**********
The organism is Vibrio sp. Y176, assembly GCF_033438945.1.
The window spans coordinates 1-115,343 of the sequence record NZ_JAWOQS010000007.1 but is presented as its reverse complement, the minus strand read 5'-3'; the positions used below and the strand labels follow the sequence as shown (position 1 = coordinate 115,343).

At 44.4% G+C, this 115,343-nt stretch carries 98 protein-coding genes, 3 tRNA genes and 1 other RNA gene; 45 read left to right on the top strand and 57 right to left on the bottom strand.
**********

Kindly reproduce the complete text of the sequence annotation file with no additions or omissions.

The organism is Vibrio sp. Y176, assembly GCF_033438945.1.
The window spans coordinates 1-115,343 of the sequence record NZ_JAWOQS010000007.1 but is presented as its reverse complement, the minus strand read 5'-3'; the positions used below and the strand labels follow the sequence as shown (position 1 = coordinate 115,343).

At 44.4% G+C, this 115,343-nt stretch carries 98 protein-coding genes, 3 tRNA genes and 1 other RNA gene; 45 read left to right on the top strand and 57 right to left on the bottom strand.